National Welfare Rights Network president Michael Raper said tax fraud was a bigger problem than welfare fraud.

“If they want to chase tax fraud, that’s where the dollars are,” he said. “There’s some in social security but it’s pretty tight and hard already. Less than half of 1 per cent of social security debt is fraud.”

I find it interesting that it is deemed morally wrong to receive welfare money you are not entitled to, but it is apparently morally acceptable to pay as little tax as possible through tax evasion schemes and clever accounting. One wonders how many of those who are strongly in favour of cracking down on people receiving welfare illegitimately bend every letter of the law around the corner when it comes time to completing their own tax returns. Part of the problem, of course, is the vicious nexus between welfare payments and actual job income. Folks on welfare either can’t find work, or can’t find enough work, and so received welfare payments. Then a job comes along, they get something of a break, and they earn a bit more money. Because they are busy, ignorant, or figure it’s going to be two hours in a Centrelink queue that could be better spent doing just about anything else, they don’t bother reporting it. Are people in this situation really “criminals”? According to the letter of the law, yes, but in my view, people facing this scenario are more accurately just suffering the symptoms of a welfare system that is desperately in need of a boot into the twenty-first century.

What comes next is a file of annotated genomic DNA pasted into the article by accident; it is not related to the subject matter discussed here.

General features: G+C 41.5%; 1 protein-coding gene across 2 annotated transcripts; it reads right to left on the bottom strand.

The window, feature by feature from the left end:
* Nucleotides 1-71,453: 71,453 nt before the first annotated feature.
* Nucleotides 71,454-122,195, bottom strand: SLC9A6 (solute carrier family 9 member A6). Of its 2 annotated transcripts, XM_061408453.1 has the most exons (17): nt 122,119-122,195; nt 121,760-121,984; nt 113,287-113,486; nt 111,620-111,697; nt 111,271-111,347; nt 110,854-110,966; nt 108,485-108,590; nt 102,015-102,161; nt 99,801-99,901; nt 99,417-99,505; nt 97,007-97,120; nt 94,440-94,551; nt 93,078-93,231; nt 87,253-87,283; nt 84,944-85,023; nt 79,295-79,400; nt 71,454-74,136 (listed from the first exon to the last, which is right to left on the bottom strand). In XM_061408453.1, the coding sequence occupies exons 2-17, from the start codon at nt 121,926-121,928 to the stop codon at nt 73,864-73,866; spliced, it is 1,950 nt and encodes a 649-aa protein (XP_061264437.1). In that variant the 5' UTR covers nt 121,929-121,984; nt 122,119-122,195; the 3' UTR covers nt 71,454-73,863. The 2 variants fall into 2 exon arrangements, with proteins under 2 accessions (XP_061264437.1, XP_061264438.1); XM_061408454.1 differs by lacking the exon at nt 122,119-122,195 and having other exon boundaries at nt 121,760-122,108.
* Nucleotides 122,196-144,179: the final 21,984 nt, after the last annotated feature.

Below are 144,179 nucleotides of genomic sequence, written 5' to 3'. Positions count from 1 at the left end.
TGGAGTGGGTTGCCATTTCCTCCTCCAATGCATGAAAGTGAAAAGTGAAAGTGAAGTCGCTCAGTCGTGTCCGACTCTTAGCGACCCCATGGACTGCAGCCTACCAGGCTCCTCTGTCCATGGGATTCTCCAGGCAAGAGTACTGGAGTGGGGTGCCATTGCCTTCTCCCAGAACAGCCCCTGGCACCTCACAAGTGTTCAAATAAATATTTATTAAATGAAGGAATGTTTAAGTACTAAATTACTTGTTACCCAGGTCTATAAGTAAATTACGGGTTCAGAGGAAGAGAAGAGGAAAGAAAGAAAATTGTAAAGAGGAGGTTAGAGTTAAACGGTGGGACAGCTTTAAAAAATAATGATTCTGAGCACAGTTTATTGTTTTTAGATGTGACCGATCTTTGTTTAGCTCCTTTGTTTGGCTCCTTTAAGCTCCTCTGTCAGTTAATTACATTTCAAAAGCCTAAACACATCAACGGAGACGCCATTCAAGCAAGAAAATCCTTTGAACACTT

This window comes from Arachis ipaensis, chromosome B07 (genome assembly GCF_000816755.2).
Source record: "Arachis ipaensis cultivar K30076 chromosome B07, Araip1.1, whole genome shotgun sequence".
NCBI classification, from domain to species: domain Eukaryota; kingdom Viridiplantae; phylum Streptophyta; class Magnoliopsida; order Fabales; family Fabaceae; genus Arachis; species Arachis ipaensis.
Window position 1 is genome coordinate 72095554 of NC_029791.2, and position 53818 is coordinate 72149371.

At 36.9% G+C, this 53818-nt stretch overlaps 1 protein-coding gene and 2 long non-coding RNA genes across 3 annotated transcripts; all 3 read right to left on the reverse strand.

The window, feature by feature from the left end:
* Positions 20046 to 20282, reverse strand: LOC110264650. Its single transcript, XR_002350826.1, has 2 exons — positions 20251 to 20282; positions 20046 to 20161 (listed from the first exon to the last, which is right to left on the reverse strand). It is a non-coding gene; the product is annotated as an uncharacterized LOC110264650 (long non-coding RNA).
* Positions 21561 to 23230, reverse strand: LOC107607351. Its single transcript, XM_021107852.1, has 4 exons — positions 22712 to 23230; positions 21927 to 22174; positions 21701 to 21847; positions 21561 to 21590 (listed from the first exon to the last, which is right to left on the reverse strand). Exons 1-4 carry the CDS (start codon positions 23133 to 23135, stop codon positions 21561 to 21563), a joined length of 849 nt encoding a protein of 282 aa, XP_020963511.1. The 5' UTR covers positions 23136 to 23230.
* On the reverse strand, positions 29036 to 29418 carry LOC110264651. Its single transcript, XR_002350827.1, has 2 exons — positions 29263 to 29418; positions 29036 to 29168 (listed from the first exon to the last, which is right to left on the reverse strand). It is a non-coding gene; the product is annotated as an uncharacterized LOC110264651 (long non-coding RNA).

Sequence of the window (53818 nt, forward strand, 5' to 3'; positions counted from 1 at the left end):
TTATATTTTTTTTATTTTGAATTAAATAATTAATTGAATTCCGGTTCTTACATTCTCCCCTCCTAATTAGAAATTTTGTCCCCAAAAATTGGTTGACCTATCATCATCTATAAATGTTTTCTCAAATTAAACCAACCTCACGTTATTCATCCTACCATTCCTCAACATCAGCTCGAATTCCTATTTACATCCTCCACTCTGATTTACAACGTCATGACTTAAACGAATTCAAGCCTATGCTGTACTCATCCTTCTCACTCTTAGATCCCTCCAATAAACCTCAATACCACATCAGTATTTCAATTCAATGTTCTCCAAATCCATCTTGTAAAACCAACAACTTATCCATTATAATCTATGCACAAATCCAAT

With reference to the Rudd Government’s increased vigilance when it comes to welfare fraud, I can only agree that if done properly, it will be good for the country. In ensuring that welfare recipients are not abusing their allowances, however, the government must make certain it does not lose sight of the bigger picture. Millions of dollars of taxpayers money each year is wasted in the tax evasion and return cycle, with those earning the most and with access to the best and most unscrupulous accountants stand to gain the most. A progressive stance on this issue demands that the government considers both those rorting the system at the top end of the income scale, as well as those who may be not playing entirely within the rules at the bottom end.